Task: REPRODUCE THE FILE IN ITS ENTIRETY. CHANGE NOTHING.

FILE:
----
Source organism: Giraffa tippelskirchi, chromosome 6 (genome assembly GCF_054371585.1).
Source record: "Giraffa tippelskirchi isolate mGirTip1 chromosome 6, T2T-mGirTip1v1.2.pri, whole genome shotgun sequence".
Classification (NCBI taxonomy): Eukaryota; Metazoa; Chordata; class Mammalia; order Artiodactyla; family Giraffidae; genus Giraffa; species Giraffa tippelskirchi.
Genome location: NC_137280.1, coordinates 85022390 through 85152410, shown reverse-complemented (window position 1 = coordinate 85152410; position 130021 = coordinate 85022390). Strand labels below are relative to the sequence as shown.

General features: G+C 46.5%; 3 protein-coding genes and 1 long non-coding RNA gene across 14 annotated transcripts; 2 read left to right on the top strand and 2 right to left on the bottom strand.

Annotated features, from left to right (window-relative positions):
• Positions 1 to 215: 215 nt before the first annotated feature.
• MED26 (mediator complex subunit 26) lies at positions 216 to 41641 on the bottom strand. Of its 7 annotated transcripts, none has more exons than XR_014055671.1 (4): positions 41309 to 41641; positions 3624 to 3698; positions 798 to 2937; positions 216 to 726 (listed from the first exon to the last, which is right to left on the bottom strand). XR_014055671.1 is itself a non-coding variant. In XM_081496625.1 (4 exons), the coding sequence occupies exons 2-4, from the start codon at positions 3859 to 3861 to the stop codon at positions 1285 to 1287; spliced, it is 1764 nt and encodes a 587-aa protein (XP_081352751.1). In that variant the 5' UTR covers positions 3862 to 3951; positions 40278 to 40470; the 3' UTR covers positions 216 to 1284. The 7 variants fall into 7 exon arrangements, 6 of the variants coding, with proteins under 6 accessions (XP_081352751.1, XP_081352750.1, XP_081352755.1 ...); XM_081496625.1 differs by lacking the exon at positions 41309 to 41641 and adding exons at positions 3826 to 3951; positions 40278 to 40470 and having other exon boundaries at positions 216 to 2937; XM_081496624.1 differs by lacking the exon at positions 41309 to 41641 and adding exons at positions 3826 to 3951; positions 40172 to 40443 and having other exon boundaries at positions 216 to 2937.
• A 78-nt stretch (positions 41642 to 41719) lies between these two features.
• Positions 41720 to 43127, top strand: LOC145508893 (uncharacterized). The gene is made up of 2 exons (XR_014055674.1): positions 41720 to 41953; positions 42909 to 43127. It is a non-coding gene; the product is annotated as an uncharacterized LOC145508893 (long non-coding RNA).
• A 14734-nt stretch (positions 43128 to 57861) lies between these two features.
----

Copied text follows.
Source organism: Giraffa tippelskirchi, chromosome 6 (genome assembly GCF_054371585.1).
Source record: "Giraffa tippelskirchi isolate mGirTip1 chromosome 6, T2T-mGirTip1v1.2.pri, whole genome shotgun sequence".
Classification (NCBI taxonomy): Eukaryota; Metazoa; Chordata; class Mammalia; order Artiodactyla; family Giraffidae; genus Giraffa; species Giraffa tippelskirchi.
Genome location: NC_137280.1, coordinates 85022390 through 85152410, shown reverse-complemented (window position 1 = coordinate 85152410; position 130021 = coordinate 85022390). Strand labels below are relative to the sequence as shown.

General features: G+C 46.5%; 3 protein-coding genes and 1 long non-coding RNA gene across 14 annotated transcripts; 2 read left to right on the top strand and 2 right to left on the bottom strand.

Annotated features, from left to right (window-relative positions):
• Positions 1 to 215: 215 nt before the first annotated feature.
• MED26 (mediator complex subunit 26) lies at positions 216 to 41641 on the bottom strand. Of its 7 annotated transcripts, none has more exons than XR_014055671.1 (4): positions 41309 to 41641; positions 3624 to 3698; positions 798 to 2937; positions 216 to 726 (listed from the first exon to the last, which is right to left on the bottom strand). XR_014055671.1 is itself a non-coding variant. In XM_081496625.1 (4 exons), the coding sequence occupies exons 2-4, from the start codon at positions 3859 to 3861 to the stop codon at positions 1285 to 1287; spliced, it is 1764 nt and encodes a 587-aa protein (XP_081352751.1). In that variant the 5' UTR covers positions 3862 to 3951; positions 40278 to 40470; the 3' UTR covers positions 216 to 1284. The 7 variants fall into 7 exon arrangements, 6 of the variants coding, with proteins under 6 accessions (XP_081352751.1, XP_081352750.1, XP_081352755.1 ...); XM_081496625.1 differs by lacking the exon at positions 41309 to 41641 and adding exons at positions 3826 to 3951; positions 40278 to 40470 and having other exon boundaries at positions 216 to 2937; XM_081496624.1 differs by lacking the exon at positions 41309 to 41641 and adding exons at positions 3826 to 3951; positions 40172 to 40443 and having other exon boundaries at positions 216 to 2937.
• A 78-nt stretch (positions 41642 to 41719) lies between these two features.
• Positions 41720 to 43127, top strand: LOC145508893 (uncharacterized). The gene is made up of 2 exons (XR_014055674.1): positions 41720 to 41953; positions 42909 to 43127. It is a non-coding gene; the product is annotated as an uncharacterized LOC145508893 (long non-coding RNA).
• A 14734-nt stretch (positions 43128 to 57861) lies between these two features.